I relish Max Sebald, as I love Thomas de Quincey, for his fearless digressions, for the sheer scope of his curious, cosmopolitan imagination and for his powers of  free association. As a Suffolk man I have a special appreciation for The Rings of Saturn, although the Suffolk coast Sebald evokes is nothing like the Suffolk I know. It is a landscape transformed by a particular state of mind, gloomy but compelling. The place he describes is outlandish, like the writer, who is an exile from his language as well as from his land. Max’s ornate, stately sentences appear to wander as widely as his narrators on their travels, following winding paths of digression, disappearing into side-streets, and pausing to examine objects or images of particular interest. When asked by an interviewer from the New Yorker how he came to write The Rings of Saturn, he replied: ‘I had this idea of writing a few short pieces for the German papers in order to pay for the extravagance of a fortnight’s rambling tour. So that was the plan. But then, as you walk along, you find things. I think that’s the advantage of walking. It’s just one of the reasons I do that a lot. You find things by the wayside or you buy a brochure written by a local historian which is in a tiny little museum somewhere . . . and in that you find odd details that lead you somewhere else.’ Digression is at the heart of Max’s work. As Dave Eggers puts it: ‘The digressiveness follows the path of memory, which is rarely orderly. The uncovering of the story through the thicket of the mind – that’s the plot in a way.’

Sebald opens The Rings of Saturn by telling how, in August 1992, he ‘set off to walk the county of Suffolk, in the hope of dispelling the emptiness that takes hold of me whenever I have completed a stint of work’.  He collapses ‘a year to the day after I began my tour’. He tells of being rushed to hospital in Norwich, and from this point the narrative drifts from one topic to the next, weaving an elaborate skein of associations drawn from his walk, his reading, thoughts and memories to produce a work that is a pilgrimage, a memoir, a prose poem, rambling and constantly digressing.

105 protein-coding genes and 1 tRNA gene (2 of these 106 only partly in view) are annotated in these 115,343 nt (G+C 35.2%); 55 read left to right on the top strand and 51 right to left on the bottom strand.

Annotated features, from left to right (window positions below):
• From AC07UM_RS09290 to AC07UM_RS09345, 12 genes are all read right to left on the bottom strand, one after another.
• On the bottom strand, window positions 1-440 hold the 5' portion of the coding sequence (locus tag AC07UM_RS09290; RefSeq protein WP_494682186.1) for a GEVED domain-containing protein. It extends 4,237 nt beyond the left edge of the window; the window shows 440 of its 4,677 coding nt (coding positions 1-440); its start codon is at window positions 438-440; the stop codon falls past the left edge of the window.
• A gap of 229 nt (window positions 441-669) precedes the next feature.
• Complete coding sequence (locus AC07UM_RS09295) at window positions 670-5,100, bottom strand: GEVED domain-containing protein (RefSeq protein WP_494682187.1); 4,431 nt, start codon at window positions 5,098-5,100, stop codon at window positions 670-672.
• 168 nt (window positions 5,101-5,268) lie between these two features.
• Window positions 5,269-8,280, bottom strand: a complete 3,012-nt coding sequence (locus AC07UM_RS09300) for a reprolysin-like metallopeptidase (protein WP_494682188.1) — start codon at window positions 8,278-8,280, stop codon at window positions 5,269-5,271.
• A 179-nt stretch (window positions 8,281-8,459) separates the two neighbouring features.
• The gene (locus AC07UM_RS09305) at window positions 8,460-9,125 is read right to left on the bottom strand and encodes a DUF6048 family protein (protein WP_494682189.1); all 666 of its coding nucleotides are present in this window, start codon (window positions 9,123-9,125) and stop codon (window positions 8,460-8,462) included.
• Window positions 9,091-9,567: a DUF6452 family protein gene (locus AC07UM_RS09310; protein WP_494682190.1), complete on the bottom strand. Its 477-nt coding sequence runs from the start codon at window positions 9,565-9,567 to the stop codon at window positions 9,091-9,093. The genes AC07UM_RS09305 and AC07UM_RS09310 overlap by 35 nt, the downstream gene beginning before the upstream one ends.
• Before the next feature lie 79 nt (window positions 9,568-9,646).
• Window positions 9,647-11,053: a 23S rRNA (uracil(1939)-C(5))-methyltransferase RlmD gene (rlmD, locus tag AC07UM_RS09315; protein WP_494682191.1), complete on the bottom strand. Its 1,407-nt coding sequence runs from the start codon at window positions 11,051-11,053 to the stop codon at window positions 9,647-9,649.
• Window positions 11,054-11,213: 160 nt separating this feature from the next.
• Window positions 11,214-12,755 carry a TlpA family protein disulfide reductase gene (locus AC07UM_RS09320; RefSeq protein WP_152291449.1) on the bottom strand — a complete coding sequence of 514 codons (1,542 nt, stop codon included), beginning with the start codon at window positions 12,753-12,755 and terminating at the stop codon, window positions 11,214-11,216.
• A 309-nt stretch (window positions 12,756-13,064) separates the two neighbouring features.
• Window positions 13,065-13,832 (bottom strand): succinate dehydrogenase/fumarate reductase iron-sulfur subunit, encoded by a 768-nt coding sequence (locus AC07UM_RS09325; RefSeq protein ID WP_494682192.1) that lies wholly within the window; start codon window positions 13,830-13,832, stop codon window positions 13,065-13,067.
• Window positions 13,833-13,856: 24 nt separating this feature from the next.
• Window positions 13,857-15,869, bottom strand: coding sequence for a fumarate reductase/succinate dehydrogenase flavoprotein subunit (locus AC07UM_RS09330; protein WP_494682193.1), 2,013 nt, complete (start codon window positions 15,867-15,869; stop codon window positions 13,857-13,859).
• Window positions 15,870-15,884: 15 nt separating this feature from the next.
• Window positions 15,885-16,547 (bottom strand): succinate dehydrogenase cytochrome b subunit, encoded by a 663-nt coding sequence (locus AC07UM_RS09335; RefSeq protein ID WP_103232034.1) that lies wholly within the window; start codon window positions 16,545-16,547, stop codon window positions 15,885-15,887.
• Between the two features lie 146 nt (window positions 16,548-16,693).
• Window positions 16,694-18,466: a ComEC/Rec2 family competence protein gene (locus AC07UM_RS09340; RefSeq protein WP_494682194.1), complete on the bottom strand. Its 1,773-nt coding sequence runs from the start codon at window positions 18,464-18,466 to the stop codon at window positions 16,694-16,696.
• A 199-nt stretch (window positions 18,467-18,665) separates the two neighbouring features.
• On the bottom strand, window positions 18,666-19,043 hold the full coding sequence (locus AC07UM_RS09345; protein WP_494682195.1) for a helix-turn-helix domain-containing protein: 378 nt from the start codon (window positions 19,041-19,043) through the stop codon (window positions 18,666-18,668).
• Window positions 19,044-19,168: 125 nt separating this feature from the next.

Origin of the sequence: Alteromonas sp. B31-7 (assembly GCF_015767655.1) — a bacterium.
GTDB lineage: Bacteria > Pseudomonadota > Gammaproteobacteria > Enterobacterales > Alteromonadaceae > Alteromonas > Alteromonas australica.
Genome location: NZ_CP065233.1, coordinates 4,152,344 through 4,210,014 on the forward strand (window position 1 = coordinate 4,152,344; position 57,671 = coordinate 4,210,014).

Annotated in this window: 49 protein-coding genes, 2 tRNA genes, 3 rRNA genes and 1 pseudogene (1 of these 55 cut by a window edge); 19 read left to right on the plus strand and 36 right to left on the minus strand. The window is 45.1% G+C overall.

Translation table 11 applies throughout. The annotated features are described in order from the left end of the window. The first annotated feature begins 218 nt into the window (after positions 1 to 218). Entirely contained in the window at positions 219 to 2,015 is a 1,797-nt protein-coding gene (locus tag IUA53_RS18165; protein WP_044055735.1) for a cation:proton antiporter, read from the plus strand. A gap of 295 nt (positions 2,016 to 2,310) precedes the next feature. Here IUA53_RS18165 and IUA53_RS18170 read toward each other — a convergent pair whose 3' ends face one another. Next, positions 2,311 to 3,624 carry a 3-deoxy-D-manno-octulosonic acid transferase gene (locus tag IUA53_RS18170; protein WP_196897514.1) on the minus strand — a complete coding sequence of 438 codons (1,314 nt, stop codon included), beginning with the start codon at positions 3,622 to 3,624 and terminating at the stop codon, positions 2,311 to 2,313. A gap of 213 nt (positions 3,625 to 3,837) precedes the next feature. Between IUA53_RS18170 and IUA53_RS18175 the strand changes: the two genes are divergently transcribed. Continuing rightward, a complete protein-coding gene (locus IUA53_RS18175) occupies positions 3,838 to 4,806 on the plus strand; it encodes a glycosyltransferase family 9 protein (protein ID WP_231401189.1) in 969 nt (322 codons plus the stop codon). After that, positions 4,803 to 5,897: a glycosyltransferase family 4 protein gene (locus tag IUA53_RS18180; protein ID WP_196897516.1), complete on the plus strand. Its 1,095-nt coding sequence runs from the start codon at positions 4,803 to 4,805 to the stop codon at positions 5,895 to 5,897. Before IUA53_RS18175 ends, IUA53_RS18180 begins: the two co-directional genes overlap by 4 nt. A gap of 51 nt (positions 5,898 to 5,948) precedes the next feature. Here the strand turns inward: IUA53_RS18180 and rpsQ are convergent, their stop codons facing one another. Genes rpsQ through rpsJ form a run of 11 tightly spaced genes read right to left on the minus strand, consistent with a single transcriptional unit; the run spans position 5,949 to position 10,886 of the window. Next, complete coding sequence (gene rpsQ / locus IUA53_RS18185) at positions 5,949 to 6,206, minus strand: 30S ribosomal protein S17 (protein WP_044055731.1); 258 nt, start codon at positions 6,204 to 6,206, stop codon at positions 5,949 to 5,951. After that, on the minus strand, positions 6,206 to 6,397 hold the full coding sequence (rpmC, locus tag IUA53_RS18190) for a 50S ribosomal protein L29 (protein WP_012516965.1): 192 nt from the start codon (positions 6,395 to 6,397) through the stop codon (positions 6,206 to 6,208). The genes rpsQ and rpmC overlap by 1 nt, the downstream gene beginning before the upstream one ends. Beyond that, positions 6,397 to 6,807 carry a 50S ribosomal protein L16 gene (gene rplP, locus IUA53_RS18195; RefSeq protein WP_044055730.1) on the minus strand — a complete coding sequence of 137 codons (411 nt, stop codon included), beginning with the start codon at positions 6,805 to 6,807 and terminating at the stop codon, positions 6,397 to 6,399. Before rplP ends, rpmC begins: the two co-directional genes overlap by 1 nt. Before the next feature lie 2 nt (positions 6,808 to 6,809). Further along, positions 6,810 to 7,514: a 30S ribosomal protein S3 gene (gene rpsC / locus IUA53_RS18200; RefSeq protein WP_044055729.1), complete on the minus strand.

For example: as Sebald passes through Walsingham, he recalls that here, in 1658, in a field in the village, nearly fifty urn burials were unearthed. This inspired Sir Thomas Browne of Norwich to write his HydriotaphiaUrne-Burial or, A Brief Discourse of the Sepulchrall Urnes Lately Found in Norfolk. Sebald meditates, in turn, upon Thomas Browne and Hydriotaphia:

The inquiry of oblivion blindly scatters her poppyseed and when wretchedness falls upon us one summer’s day like snow, all we wish for is to be forgotten. These are the circles Browne’s thoughts describe, most unremittingly perhaps in Hydriotaphia or Urn Burial of 1658, a discourse on sepulchral urns found in a field near Walsingham in Norfolk. Drawing upon the most varied of historical and natural historical sources, he expatiates upon the rites we enact when one from our midst sets out on his last journey.

Sebald’s landscapes are usually empty of human inhabitants:

The train ground into motion again and disappeared round a gradual bend, leaving a trail of black smoke behind it. There was no station at the stop, only an open shelter. I walked down the deserted platform, to my left the seemingly endless expanses of the marshes and to my right, beyond a low brick wall, the shrubs and trees of the park. There was not a soul about….

But, at the same time, they are haunted by the residue of human endeavour:

Too many buildings have fallen down, too much rubble has been heaped up, the moraines and deposits are insuperable.

There is a great deal of characteristic laconic humour.  Just read his account of  entering Lowestoft on a grey evening and then eating armour-plated fish and chips in his deserted hotel : ‘the fish . . . had doubtless lain entombed in the
deep freeze for years’.

Robert McCrum in the Observer noted that Rings of Saturn is

Ostensibly a record of a journey on foot through coastal East Anglia… [but it] is also a brilliantly allusive study of England’s imperial past and the nature of decline and fall, of loss and decay.

The Rings of Saturn is a strange, compelling work, with its curious archive of photographs and its chronicling of Sebald’s tour across epochs as well as the East Anglian countryside. On his way his thoughts meander via Rembrandt’s ‘Anatomy Lesson’, the natural history of the herring, a matchstick model of the Temple of Jerusalem, the travels of Sir Thomas Browne’s skull, and the massive bombings of World War 2. He connects sugar fortunes, Joseph Conrad, the horrors of colonial Belgian Congo, an abandoned bridge over the River Blyth, the Empress Tzu Hsi and the silk industry in Norwich.

He recalls visiting the Waterloo Panorama, a 360-degree representation of the battle wrapped around an ‘immense domed rotunda’, and muses:

This then . . . is the representation of history. It requires a falsification of perspective. We, the survivors, see everything from above, see everything at once, and still we do not know how it was.